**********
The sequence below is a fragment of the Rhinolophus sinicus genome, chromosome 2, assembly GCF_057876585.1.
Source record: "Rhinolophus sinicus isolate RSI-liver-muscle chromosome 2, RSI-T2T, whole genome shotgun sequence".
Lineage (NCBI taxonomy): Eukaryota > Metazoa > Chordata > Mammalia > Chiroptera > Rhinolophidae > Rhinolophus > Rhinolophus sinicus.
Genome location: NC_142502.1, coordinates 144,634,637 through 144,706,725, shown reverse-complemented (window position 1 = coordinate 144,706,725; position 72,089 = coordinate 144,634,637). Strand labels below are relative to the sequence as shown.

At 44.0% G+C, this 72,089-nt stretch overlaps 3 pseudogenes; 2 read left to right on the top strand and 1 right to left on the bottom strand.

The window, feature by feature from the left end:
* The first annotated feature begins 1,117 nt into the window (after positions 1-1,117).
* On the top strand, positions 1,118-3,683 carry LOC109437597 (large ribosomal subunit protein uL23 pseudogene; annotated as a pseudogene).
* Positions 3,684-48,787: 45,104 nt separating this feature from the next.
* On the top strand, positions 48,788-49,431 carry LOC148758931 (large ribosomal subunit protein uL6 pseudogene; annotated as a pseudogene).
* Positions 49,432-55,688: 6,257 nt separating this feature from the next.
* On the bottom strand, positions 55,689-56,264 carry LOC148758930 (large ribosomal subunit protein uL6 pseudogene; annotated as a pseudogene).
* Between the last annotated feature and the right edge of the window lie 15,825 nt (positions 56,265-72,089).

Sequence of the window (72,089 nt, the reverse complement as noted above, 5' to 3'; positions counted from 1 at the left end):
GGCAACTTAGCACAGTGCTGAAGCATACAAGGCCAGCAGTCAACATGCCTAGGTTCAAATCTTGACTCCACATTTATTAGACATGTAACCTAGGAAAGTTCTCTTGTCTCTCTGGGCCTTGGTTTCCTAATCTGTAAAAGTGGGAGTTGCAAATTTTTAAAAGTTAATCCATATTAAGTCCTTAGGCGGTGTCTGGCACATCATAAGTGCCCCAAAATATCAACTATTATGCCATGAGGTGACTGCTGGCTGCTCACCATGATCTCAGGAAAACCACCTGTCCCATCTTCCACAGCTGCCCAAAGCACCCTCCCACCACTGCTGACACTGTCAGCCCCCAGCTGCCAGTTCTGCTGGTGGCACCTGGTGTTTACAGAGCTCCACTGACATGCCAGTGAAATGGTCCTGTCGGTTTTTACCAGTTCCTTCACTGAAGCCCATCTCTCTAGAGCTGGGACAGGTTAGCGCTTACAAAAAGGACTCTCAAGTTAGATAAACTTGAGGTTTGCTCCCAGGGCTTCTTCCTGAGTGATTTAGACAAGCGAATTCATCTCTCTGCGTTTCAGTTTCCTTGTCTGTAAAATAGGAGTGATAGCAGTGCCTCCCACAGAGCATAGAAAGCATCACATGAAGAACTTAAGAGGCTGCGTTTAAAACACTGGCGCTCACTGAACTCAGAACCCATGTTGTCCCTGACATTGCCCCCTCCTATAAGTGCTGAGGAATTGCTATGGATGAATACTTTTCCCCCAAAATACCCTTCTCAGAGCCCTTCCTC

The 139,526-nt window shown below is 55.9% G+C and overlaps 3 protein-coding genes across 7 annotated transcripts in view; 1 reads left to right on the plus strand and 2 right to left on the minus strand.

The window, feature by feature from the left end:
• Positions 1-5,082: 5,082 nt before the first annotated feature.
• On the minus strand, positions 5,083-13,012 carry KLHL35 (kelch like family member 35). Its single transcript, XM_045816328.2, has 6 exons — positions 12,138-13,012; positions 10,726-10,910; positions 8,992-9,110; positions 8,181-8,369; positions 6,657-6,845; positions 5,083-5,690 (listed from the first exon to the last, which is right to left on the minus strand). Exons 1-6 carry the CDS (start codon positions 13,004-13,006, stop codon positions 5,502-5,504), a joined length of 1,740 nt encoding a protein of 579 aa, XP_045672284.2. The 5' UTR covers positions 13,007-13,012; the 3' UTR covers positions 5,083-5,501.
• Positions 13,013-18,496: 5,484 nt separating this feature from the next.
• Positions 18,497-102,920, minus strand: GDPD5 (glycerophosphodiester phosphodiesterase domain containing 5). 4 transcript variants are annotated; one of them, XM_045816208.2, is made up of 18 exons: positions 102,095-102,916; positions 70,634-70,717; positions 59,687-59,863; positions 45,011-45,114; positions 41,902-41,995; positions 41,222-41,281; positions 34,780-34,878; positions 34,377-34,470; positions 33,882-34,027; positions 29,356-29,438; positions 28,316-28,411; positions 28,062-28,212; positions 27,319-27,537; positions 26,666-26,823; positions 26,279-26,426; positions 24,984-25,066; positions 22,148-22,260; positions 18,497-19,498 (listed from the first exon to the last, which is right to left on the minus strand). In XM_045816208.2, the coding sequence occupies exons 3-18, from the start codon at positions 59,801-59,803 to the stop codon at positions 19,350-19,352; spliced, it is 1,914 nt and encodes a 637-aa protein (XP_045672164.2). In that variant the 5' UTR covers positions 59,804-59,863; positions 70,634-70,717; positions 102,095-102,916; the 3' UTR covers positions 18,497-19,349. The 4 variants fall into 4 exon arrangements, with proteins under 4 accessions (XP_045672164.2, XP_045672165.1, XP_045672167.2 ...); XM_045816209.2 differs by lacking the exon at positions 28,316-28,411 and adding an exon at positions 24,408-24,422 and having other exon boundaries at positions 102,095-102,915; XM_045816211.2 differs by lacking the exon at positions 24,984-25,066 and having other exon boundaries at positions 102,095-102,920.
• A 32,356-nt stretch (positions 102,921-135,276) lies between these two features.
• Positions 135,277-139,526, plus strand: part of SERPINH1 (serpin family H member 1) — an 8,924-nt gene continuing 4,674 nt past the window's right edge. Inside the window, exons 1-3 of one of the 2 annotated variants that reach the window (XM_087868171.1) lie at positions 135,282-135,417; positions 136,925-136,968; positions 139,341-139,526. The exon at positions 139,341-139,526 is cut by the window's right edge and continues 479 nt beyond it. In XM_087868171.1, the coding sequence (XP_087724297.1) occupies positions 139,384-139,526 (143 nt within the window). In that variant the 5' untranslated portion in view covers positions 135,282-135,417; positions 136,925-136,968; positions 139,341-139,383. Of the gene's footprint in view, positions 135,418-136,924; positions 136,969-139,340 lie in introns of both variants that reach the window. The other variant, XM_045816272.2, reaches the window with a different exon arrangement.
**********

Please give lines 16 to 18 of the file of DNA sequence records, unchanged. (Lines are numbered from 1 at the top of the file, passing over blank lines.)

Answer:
The 139,526-nt window shown below is 55.9% G+C and overlaps 3 protein-coding genes across 7 annotated transcripts in view; 1 reads left to right on the plus strand and 2 right to left on the minus strand.

The window, feature by feature from the left end:
• Positions 1-5,082: 5,082 nt before the first annotated feature.